The 2013 Grammys

February 14, 2013

I am so far out of the dominant music scene. It’s pathetic. But I’ve never liked pop music since B96 or B97 or Bwhatever-it-was came on the scene in Chicago in the ’80s. I never listen to it, so watching the Grammys was like waking up from a long sleep. Or returning to a nightmare. While there were some high points, most pop music remains mediocre, with predictable structures and hooks, lyrics that make Cole Porter weep in his cold grave, and vocal acrobatics that any Baroque or Classical composer would have appreciated. I am not a fan of pop music. Or country music. Or most of what passes for the dominant music culture.

Watching these performances, I’m struck by how similar they are. Are these musicians afraid of the audience? Must every guitarist look at their guitar? Must every keyboardist look only at their bandmates? Must every freaking vocalist spend 90% of their stage time with their eyes closed? It’s a strange feeling, watching all this. It’s like you’re witnessing someone else’s music. You’re caught up in a light show and in the energy of the people around you, but you’re not inside the music. Whatever happened to the honored position of “the entertainer”?

I like to say that I was raised in the tradition of Cab Calloway and Louis Armstrong, but that’s not completely true. I didn’t know Cab Calloway until college. And while I was familiar with Louis Armstrong, I didn’t see a lot of video footage of him until much later. So what was it? Shall we blame swing choir? Theatre? Something made me dedicate myself to connecting with the audience. It was never enough to just sing a song. Anyone can do that (well, almost anyone). But can you reach across that invisible fourth wall and welcome the audience into the common space you inhabit, where you’re both inside the music and the energy you are all creating?

I was surprised to see Justin Timberlake inhabiting that kind of space [I’m trying to link to him but YouTube has pulled all his Grammy vids due to copyright violations]. I don’t know much about him but dismissed him as a pretty-boy pop star. But his performance leapt out of the TV. Very tight and crisp and dynamic. And Mavis Staples was totally in command of the stage, even among the 10 or so other musicians grouped on stage with her as they got through that old wheezer, Take a Load Off, Fanny. Is that what I’m looking for? Maybe that’s it: Performers who take command of the stage. They are a cut above a “singer” or “pop star” or “guitarist” or whatever. It’s by taking command of the stage that you break the fourth wall and create the safe space for your audience.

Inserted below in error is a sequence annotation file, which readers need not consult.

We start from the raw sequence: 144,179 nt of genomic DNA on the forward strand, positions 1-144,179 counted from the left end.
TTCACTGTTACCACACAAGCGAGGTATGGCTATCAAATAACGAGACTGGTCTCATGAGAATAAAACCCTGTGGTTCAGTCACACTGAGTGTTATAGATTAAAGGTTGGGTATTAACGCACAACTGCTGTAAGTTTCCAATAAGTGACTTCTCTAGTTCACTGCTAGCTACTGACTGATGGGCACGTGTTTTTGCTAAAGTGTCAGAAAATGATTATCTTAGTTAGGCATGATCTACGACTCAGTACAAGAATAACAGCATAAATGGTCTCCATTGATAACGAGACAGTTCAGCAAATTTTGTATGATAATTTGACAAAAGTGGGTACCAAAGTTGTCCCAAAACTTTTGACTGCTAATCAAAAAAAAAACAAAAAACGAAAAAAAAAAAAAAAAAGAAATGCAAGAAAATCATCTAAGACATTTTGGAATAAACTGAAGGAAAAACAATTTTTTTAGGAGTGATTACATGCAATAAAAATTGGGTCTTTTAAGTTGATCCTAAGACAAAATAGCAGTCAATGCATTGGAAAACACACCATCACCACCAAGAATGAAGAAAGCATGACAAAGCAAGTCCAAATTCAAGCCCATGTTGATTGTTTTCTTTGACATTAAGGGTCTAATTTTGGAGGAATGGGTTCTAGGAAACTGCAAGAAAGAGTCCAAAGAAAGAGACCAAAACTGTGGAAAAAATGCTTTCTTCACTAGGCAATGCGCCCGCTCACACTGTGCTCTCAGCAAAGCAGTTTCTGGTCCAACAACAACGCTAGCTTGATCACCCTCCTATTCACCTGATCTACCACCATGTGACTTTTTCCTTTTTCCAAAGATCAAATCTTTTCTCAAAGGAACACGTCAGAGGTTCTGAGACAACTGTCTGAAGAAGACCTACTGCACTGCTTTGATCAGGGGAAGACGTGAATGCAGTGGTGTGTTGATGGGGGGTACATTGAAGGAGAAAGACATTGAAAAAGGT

I keep looking for people I recognize but I’m twenty years out of date. Sting and Elton John are in command of their craft but I keep flashing to the famous photo of Bono at Red Rocks in Colorado. Right out there as far as he can get into the crowd, belting out Sunday Bloody Sunday. Prince appeared briefly and upstaged the people who won the Grammy he was presenting. I mean, how do you stand up there and say you’re in the same league as Prince?

And, a random thought, why is everyone so tethered to a microphone on a stand? Maybe headset mics aren’t up to snuff yet, but do you really have to stand in one spot and twist all over the place to put your mouth next to a wireless mic? The rappers had it right when they took the mics off the stands and had the freedom of the stage.

I liked Jack White’s outfit. Not his performance, but my, he rocked those spangles.

Ah, they’re starting a new category next year for music educators. How cool is that? I would nominate “Miss G” (Pam Guenzler, later Pam DeBoer), probably the most influential teacher in my life. Hell, she’s one of the most influential people in my life. She was brought in at the start of my high school freshman year to take over (and liven up) the “lesser” choirs and direct the musicals. She was outstanding. I have so many memories of her classes and swing choir and theatre and laughing, laughing, laughing. She saw me for who I was. She told someone, “That’s how you know Carol [as I was then] loves you—she works for you.” I could barely bring myself to say the words aloud but I would work my tail off for anyone who meant a damn to me. And she, with hundreds of students to keep track of, saw that in me. She taught me a lot more than music. She taught me a lot about musicality, and she taught me a lot about life. She left at the end of my senior year to start a Christian radio station in the Caribbean with her husband and I’ve never seen her again. But I will never forget her, setting at the piano in the big choir room, looking over at someone and leading the laughs before making us want to soar higher, ever higher.

So that was it (I’ve been typing during commercial breaks). Aside from Justin Timberlake, there wasn’t one song or artist that made me say, “I want to hear more from them.” Is this the best we can do? All that money, all that time, all that training and touring and honing and creating, and this is it? I’m going to bed.

The Shakespeare Party

February 10, 2013

I’ve just watched episode 2 of Shakespeare Uncovered, a great PBS miniseries exploring several of Shakespeare’s plays. I then took a quiz on the site to determine which Shakespeare character I am and I am Ophelia! Nooooo! For those who don’t know, she is Hamlet’s lover who eventually goes mad and kills herself. This will no doubt require 10 or 12 therapy sessions to unravel.

I am on another Shakespeare kick, reading A Theater-Goers Guide to Shakespeare, which investigates the context and meaning of each of The Bard’s 37 plays. I also have Shakespeare: The Basics on hold at the library. I read In Search of Shakespeare but found I was more interested in the analyses of the plays than in the biographical bits. So I am now on a binge of investigation into the plays’ inner workings.

The episode I watched today was allegedly about the comedies but really just focused on Twelfth Night and As You Like It. It reminded me of the Shakespeare party I organized with my then-friend Stacy Weeks back in the early 2000s. It was a blast.